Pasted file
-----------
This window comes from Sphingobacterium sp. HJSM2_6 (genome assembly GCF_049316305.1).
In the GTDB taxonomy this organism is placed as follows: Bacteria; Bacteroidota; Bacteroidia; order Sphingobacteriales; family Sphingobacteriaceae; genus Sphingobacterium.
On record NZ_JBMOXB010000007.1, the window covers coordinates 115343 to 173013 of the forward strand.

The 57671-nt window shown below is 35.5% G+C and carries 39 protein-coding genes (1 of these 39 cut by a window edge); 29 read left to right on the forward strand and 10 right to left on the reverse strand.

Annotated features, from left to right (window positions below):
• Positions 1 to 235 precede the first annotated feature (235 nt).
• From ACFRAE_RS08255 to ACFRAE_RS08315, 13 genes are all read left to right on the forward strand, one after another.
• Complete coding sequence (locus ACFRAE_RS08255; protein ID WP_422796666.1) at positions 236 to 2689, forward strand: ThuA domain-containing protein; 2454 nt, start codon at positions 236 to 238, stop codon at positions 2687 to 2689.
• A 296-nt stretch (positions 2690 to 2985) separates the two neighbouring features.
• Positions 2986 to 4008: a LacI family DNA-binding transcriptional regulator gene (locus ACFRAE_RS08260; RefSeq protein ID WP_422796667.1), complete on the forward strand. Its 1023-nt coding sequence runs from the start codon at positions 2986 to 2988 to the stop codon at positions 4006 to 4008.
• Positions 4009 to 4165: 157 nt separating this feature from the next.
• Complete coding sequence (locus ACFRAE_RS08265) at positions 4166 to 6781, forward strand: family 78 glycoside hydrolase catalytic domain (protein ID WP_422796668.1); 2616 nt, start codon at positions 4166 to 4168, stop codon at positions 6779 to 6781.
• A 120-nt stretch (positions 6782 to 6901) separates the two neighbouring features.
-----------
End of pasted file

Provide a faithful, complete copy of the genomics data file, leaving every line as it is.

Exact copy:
This window comes from Sphingobacterium sp. HJSM2_6 (genome assembly GCF_049316305.1).
In the GTDB taxonomy this organism is placed as follows: Bacteria; Bacteroidota; Bacteroidia; order Sphingobacteriales; family Sphingobacteriaceae; genus Sphingobacterium.
On record NZ_JBMOXB010000007.1, the window covers coordinates 115343 to 173013 of the forward strand.

The 57671-nt window shown below is 35.5% G+C and carries 39 protein-coding genes (1 of these 39 cut by a window edge); 29 read left to right on the forward strand and 10 right to left on the reverse strand.

Annotated features, from left to right (window positions below):
• Positions 1 to 235 precede the first annotated feature (235 nt).
• From ACFRAE_RS08255 to ACFRAE_RS08315, 13 genes are all read left to right on the forward strand, one after another.
• Complete coding sequence (locus ACFRAE_RS08255; protein ID WP_422796666.1) at positions 236 to 2689, forward strand: ThuA domain-containing protein; 2454 nt, start codon at positions 236 to 238, stop codon at positions 2687 to 2689.
• A 296-nt stretch (positions 2690 to 2985) separates the two neighbouring features.
• Positions 2986 to 4008: a LacI family DNA-binding transcriptional regulator gene (locus ACFRAE_RS08260; RefSeq protein ID WP_422796667.1), complete on the forward strand. Its 1023-nt coding sequence runs from the start codon at positions 2986 to 2988 to the stop codon at positions 4006 to 4008.
• Positions 4009 to 4165: 157 nt separating this feature from the next.
• Complete coding sequence (locus ACFRAE_RS08265) at positions 4166 to 6781, forward strand: family 78 glycoside hydrolase catalytic domain (protein ID WP_422796668.1); 2616 nt, start codon at positions 4166 to 4168, stop codon at positions 6779 to 6781.
• A 120-nt stretch (positions 6782 to 6901) separates the two neighbouring features.